The Saqqara Pyramid very first pyramid to have been dated back to 6000 BC. Unlike other pyramids, it’s a step edifice with only six steps, steps to heaven so to speak. It is the tomb of Pharaoh Djoser. It is also the only pyramid in the whole kingdom in which 11 of the king’s daughters were buried.

The very first pyramid. Saqqara step pyramid

Interestingly enough, the architect who designed and built it possessed good knowledge in medicine, and science that seemed way ahead of his time. His name was “Imhotep”, which translated as “He who came in peace”. Does that ring any bells? (quoted Dr. Zahi Hawass).

The Three Principle Pyramid

The designations of the pyramids – Khufu, Khafre, and Menkaure, correspond to the kings for whom they were built. Imagine in the days when the 140 metre high pyramid faced the ray of the rising sun while polished with highly reflective white limestone, what a brilliant appearance when viewed from a distance. Archaeologists did not find any bodies or treasures in any of these three pyramids. The record shows they have been plundered in ancient and medieval times. Or, there wasn’t anything actually not buried there.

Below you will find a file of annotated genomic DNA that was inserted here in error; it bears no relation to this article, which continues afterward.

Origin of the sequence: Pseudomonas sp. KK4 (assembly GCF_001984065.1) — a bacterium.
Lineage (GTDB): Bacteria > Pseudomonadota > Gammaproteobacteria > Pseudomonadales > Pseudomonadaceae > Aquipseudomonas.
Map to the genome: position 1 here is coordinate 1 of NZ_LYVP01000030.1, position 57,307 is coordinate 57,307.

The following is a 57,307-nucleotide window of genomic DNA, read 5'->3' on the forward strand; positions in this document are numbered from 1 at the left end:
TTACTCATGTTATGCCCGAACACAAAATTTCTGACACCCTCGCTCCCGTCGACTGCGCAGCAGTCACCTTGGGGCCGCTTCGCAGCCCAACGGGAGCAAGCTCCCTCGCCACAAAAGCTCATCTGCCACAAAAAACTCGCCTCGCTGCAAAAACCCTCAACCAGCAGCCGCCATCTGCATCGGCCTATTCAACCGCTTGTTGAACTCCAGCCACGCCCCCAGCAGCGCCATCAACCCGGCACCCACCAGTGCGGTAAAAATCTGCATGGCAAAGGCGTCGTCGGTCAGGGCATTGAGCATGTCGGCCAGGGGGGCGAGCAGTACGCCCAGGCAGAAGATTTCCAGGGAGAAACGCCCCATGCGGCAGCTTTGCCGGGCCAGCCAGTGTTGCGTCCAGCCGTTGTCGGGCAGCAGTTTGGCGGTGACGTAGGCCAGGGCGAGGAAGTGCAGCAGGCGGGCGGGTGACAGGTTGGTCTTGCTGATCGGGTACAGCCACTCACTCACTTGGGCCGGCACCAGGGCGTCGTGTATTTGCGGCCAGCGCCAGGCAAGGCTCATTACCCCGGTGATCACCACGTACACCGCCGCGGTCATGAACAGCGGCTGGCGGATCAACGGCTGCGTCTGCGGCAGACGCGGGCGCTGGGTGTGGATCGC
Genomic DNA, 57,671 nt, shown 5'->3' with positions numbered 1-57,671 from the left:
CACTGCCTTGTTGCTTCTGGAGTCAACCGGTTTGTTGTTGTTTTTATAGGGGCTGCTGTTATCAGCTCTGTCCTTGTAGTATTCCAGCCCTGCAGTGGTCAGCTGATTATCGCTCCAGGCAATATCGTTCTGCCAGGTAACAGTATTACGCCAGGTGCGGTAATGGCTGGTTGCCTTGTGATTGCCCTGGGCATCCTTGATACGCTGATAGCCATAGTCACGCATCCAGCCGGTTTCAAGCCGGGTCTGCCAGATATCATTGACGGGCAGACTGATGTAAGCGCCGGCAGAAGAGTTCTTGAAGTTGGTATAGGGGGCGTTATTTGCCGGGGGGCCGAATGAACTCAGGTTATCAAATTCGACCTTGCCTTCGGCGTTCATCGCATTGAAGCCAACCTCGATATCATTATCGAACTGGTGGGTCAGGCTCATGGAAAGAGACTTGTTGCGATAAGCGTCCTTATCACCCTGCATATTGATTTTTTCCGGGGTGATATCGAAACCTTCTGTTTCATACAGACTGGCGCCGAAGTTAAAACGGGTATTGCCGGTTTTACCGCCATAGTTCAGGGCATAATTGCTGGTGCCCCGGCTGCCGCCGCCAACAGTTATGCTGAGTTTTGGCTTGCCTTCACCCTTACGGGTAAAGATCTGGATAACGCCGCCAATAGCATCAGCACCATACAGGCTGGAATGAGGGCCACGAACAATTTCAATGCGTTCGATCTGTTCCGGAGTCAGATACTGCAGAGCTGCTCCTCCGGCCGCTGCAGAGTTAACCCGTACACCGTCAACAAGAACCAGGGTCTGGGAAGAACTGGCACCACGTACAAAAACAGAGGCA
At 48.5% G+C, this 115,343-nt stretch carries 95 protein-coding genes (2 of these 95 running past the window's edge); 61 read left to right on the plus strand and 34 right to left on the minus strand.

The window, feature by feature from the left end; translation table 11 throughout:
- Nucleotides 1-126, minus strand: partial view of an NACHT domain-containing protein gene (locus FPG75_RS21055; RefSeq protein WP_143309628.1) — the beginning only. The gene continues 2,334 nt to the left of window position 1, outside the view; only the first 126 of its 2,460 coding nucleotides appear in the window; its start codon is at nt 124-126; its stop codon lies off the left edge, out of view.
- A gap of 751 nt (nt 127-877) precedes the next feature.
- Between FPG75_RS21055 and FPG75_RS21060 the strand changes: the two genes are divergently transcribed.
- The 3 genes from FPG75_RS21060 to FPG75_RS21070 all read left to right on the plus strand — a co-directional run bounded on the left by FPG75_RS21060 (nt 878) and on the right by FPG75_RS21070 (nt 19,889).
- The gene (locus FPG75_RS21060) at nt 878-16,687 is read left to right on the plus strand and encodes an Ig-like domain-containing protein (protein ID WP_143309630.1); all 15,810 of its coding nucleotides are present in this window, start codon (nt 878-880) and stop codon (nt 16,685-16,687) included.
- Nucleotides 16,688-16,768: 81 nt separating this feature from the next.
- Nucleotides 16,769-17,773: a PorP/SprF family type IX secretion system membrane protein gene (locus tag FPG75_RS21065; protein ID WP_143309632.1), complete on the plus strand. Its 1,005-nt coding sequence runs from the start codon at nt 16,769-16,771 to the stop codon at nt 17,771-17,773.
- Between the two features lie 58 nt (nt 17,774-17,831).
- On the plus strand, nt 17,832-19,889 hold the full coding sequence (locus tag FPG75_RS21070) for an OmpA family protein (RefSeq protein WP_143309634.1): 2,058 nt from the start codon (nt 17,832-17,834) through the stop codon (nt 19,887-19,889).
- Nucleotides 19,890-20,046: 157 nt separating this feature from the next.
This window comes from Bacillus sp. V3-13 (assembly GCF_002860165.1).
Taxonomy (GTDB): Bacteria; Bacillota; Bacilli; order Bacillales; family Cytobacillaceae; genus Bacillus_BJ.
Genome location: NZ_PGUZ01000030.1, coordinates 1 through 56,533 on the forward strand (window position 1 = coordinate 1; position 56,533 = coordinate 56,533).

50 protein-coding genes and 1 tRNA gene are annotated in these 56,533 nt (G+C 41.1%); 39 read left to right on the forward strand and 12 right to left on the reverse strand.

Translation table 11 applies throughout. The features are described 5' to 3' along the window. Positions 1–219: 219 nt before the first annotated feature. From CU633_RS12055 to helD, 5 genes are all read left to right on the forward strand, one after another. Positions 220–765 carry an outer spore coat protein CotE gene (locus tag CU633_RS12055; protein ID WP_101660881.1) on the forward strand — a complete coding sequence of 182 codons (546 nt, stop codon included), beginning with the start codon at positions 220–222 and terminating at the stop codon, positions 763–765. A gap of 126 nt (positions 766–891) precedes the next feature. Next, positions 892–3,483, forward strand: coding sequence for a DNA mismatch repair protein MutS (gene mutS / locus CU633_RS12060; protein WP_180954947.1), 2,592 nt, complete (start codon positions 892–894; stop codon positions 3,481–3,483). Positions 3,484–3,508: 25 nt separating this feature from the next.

In 2017, a group of archaeologists received help from an unlikely source: cosmic rays, subatomic particles that rain down from space. In fact, a team of physicists has found a previously unknown void within the pyramid by imaging it with muons, high-energy byproducts of cosmic rays that are created when protons and other atomic nuclei strike the atmosphere. The void is as large as the statue of liberty. They have yet to find a way to get into it, but it’s certainly something to look into in the near future as to what will be found.

Cosmic Rays
The recently discovered void
The Sphinx